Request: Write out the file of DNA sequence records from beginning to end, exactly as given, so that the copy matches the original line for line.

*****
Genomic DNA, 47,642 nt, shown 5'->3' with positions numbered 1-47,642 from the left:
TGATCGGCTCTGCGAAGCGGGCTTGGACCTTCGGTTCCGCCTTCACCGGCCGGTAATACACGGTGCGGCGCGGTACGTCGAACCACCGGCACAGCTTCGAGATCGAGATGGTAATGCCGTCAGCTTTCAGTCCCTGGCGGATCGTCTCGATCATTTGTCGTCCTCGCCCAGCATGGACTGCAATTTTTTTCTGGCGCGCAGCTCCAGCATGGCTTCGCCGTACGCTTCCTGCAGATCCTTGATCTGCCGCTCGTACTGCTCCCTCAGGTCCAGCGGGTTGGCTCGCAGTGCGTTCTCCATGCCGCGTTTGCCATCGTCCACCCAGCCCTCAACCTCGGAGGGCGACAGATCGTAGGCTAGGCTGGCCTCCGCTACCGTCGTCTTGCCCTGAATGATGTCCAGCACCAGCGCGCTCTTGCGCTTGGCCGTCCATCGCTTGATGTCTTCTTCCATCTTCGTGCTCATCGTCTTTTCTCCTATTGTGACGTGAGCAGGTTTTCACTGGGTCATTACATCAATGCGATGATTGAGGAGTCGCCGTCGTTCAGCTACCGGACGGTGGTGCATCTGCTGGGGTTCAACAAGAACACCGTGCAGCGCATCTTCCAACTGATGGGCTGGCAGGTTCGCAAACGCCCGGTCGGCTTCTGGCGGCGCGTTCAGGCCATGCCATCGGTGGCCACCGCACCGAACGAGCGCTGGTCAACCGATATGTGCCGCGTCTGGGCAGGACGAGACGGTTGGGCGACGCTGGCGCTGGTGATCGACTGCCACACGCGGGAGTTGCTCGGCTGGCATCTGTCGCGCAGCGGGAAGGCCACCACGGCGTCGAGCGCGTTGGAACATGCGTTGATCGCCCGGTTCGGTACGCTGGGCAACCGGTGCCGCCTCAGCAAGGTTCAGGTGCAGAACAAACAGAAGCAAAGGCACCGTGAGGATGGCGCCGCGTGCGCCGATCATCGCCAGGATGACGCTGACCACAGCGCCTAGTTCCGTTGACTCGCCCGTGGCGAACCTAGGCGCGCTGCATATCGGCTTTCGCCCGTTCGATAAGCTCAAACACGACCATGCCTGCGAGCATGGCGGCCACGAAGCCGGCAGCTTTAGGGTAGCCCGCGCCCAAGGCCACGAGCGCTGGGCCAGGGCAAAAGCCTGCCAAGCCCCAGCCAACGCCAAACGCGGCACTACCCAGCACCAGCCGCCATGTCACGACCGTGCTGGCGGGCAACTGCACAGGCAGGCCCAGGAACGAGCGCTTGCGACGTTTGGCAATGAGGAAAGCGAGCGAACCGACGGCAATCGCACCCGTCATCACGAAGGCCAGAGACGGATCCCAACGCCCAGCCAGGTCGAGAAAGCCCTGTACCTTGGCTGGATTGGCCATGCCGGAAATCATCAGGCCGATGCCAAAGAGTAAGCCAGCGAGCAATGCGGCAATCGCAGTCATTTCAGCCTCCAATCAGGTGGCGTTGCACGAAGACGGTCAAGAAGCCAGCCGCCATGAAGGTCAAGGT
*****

Genomic DNA, 47,642 nt, shown 5'->3' with positions numbered 1-47,642 from the left:
TGATCGGCTCTGCGAAGCGGGCTTGGACCTTCGGTTCCGCCTTCACCGGCCGGTAATACACGGTGCGGCGCGGTACGTCGAACCACCGGCACAGCTTCGAGATCGAGATGGTAATGCCGTCAGCTTTCAGTCCCTGGCGGATCGTCTCGATCATTTGTCGTCCTCGCCCAGCATGGACTGCAATTTTTTTCTGGCGCGCAGCTCCAGCATGGCTTCGCCGTACGCTTCCTGCAGATCCTTGATCTGCCGCTCGTACTGCTCCCTCAGGTCCAGCGGGTTGGCTCGCAGTGCGTTCTCCATGCCGCGTTTGCCATCGTCCACCCAGCCCTCAACCTCGGAGGGCGACAGATCGTAGGCTAGGCTGGCCTCCGCTACCGTCGTCTTGCCCTGAATGATGTCCAGCACCAGCGCGCTCTTGCGCTTGGCCGTCCATCGCTTGATGTCTTCTTCCATCTTCGTGCTCATCGTCTTTTCTCCTATTGTGACGTGAGCAGGTTTTCACTGGGTCATTACATCAATGCGATGATTGAGGAGTCGCCGTCGTTCAGCTACCGGACGGTGGTGCATCTGCTGGGGTTCAACAAGAACACCGTGCAGCGCATCTTCCAACTGATGGGCTGGCAGGTTCGCAAACGCCCGGTCGGCTTCTGGCGGCGCGTTCAGGCCATGCCATCGGTGGCCACCGCACCGAACGAGCGCTGGTCAACCGATATGTGCCGCGTCTGGGCAGGACGAGACGGTTGGGCGACGCTGGCGCTGGTGATCGACTGCCACACGCGGGAGTTGCTCGGCTGGCATCTGTCGCGCAGCGGGAAGGCCACCACGGCGTCGAGCGCGTTGGAACATGCGTTGATCGCCCGGTTCGGTACGCTGGGCAACCGGTGCCGCCTCAGCAAGGTTCAGGTGCAGAACAAACAGAAGCAAAGGCACCGTGAGGATGGCGCCGCGTGCGCCGATCATCGCCAGGATGACGCTGACCACAGCGCCTAGTTCCGTTGACTCGCCCGTGGCGAACCTAGGCGCGCTGCATATCGGCTTTCGCCCGTTCGATAAGCTCAAACACGACCATGCCTGCGAGCATGGCGGCCACGAAGCCGGCAGCTTTAGGGTAGCCCGCGCCCAAGGCCACGAGCGCTGGGCCAGGGCAAAAGCCTGCCAAGCCCCAGCCAACGCCAAACGCGGCACTACCCAGCACCAGCCGCCATGTCACGACCGTGCTGGCGGGCAACTGCACAGGCAGGCCCAGGAACGAGCGCTTGCGACGTTTGGCAATGAGGAAAGCGAGCGAACCGACGGCAATCGCACCCGTCATCACGAAGGCCAGAGACGGATCCCAACGCCCAGCCAGGTCGAGAAAGCCCTGTACCTTGGCTGGATTGGCCATGCCGGAAATCATCAGGCCGATGCCAAAGAGTAAGCCAGCGAGCAATGCGGCAATCGCAGTCATTTCAGCCTCCAATCAGGTGGCGTTGCACGAAGACGGTCAAGAAGCCAGCCGCCATGAAGGTCAAGGT